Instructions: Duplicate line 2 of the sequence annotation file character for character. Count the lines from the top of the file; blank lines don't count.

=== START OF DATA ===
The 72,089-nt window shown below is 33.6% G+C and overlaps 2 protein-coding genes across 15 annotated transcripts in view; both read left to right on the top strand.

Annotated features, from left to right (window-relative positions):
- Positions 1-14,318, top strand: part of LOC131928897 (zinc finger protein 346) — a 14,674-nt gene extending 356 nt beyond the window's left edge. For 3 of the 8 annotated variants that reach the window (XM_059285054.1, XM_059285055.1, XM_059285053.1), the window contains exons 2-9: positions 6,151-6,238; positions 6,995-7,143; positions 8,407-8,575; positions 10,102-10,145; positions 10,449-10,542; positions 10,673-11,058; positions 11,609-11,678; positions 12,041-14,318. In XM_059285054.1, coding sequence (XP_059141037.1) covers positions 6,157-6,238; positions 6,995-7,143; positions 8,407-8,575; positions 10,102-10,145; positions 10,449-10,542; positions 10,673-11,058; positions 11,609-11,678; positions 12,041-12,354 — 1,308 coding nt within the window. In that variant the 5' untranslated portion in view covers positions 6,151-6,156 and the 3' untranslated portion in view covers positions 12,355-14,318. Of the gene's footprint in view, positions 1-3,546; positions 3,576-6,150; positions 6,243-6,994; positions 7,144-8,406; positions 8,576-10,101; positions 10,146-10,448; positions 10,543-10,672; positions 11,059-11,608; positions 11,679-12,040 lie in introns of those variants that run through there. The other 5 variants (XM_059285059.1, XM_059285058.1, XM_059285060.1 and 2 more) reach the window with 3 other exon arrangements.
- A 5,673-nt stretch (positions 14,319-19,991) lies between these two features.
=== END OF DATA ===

Annotated features, from left to right (window-relative positions):